By then, Muller's readings of the research literature had turned him on to the widely held theory that free radicals drive the process of aging (see "The Two Faces of Oxygen"). Most scientists were focusing their efforts on disarming the toxic molecules--particularly a bad actor called superoxide--by boosting the production of antioxidant enzymes such as copper, zinc superoxide dismutase (Cu,Zn-SOD) and manganese superoxide dismutase (Mn SOD). But Muller conjectured that another approach to the free radical hypothesis would be to find ways of reducing free radical generation. With Kramer's guidance, he began investigating the mechanisms of superoxide production within mitochondria, the energy generators of the cell, in baker's yeast.
Despite spending much of his time at the bench, Muller graduated from college in 2001 with an overall grade point average of 3.85. Because his wife, Lisa Teodecki, was still working on her neuroscience Ph.D. at WSU, he worked as a research technician in Kramer's lab for another year while considering his options for graduate studies. Richardson, another proponent of the free radical theory of aging who Muller had heard speak at a Gordon Research Conference in March 2001, seemed like a good prospective mentor. In his talk, Richardson presented evidence from his lab that seemed to contradict the hypothesis (see "Is Less Enough?"): Life span was normal, not shortened, in mice that were lacking one of the two genes that normally encode Mn SOD.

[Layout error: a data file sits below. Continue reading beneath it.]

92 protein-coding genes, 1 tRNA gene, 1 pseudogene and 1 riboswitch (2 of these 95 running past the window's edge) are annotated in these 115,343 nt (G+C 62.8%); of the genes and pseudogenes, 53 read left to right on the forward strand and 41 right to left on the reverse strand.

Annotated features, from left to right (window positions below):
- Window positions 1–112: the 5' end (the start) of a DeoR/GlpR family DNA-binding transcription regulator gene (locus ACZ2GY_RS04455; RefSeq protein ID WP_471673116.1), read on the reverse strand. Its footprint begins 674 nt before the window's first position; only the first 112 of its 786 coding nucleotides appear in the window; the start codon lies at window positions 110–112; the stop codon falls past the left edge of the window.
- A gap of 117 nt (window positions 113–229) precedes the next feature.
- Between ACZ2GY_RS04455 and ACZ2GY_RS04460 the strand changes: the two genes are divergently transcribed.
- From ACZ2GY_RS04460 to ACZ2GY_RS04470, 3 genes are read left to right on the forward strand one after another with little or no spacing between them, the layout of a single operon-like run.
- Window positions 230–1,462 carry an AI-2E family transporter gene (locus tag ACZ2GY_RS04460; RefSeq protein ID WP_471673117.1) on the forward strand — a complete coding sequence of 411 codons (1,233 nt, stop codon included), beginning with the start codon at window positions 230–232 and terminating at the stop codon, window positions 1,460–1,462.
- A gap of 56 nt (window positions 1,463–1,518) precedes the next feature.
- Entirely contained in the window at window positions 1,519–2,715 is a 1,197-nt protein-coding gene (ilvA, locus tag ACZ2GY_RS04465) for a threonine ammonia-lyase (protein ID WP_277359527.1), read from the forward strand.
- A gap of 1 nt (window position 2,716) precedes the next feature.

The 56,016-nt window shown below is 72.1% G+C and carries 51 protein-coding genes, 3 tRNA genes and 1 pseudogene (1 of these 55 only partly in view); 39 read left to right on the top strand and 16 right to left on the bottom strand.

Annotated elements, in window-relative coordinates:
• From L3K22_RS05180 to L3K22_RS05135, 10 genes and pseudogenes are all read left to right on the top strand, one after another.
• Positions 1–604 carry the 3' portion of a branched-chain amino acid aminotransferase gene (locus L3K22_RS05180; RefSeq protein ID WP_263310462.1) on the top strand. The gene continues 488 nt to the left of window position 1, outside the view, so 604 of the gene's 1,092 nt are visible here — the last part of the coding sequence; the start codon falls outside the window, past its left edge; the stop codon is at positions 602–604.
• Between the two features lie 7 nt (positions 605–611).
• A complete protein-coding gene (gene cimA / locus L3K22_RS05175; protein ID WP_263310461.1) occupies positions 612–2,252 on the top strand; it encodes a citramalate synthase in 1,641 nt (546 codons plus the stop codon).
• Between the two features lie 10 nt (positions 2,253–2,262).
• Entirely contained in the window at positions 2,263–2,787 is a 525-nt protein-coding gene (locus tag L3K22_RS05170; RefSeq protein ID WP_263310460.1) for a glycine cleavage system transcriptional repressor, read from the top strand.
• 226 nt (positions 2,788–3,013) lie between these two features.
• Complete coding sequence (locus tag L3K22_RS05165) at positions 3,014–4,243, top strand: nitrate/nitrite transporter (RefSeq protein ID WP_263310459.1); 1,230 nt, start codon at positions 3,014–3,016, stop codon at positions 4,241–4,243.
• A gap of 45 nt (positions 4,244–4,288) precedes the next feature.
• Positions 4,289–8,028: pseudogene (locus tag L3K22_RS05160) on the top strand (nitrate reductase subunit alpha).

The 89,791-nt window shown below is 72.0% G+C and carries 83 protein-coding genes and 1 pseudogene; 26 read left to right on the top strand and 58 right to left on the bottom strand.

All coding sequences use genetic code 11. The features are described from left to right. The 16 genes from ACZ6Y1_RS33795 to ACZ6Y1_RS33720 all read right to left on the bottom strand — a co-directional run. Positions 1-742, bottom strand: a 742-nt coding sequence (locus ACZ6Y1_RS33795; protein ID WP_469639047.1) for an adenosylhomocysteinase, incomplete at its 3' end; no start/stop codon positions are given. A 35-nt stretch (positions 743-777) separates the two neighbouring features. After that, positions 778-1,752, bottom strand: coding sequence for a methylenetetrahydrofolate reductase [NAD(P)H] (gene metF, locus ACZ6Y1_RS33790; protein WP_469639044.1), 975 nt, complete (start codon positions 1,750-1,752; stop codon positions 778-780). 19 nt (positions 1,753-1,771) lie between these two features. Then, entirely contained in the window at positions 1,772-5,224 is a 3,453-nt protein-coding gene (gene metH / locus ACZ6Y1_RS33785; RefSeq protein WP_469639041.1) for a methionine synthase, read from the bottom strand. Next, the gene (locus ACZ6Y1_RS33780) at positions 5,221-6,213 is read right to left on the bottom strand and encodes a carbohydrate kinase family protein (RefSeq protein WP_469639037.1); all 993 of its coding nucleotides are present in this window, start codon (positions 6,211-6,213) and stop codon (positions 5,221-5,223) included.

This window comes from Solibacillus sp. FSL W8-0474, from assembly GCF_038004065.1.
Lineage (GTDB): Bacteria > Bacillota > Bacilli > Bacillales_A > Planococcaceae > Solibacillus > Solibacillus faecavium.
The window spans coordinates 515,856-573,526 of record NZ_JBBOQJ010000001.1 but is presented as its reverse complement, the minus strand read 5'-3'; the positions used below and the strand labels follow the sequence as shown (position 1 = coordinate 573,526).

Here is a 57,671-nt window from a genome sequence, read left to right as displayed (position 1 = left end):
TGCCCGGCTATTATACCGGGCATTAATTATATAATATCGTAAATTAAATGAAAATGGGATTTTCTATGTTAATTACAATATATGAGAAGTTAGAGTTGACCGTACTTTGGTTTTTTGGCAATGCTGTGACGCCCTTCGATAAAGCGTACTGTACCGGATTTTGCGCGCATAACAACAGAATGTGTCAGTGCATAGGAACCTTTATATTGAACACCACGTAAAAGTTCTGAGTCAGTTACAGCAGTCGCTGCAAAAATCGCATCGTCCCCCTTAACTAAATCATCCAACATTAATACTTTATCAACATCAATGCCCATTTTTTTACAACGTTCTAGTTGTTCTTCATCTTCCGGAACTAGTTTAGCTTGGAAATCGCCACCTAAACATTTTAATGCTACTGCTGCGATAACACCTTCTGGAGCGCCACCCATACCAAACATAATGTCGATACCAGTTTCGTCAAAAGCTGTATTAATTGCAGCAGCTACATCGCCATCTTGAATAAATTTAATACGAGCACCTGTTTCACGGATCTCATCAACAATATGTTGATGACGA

Other scientists faced with data contrary to their pet theory might have swept them under the carpet, Muller says, adding "Dr. Richardson has incredible integrity as a scientist. He was willing to draw conclusions that were not necessarily popular." Muller still adheres to the free radical theory; he speculates that the focus on SOD enzymes is painting an incomplete, and therefore misleading, picture. But after considering offers from the California Institute of Technology in Pasadena and the University of Illinois at Urbana-Champaign, he decided that he wanted to train with Richardson at UTHSCSA.
Energy to Burn
Soon after arriving there last fall, Muller started working in Richardson's group while doing rotations in other labs. "He has a tremendous amount of energy," says Richardson, noting that the grad student has already accumulated enough data to write a small paper. Not only does Muller seem to have a remarkable memory, says Richardson, "but he's got a goddamn good retrieval system too. It's kind of like he's sitting there, and all of a sudden he puts it all together." Says Austad, "He's able to think very creatively about published material. ... I think that he's going to be a major contributor in the future." Austad recalls one conversation in which Muller made an insightful connection about telomeres, the DNA-and-protein caps at the ends of chromosomes that shorten with every cell division, eventually pushing cells into a nondividing state called senescence. Muller voiced his view that oxidative damage might cause telomere shortening, Austad says. Not long afterward, biogerontologist Thomas von Zglinicki and his colleagues at Humboldt University in Berlin published a paper suggesting that telomere shortening could be hastened by oxidative damage.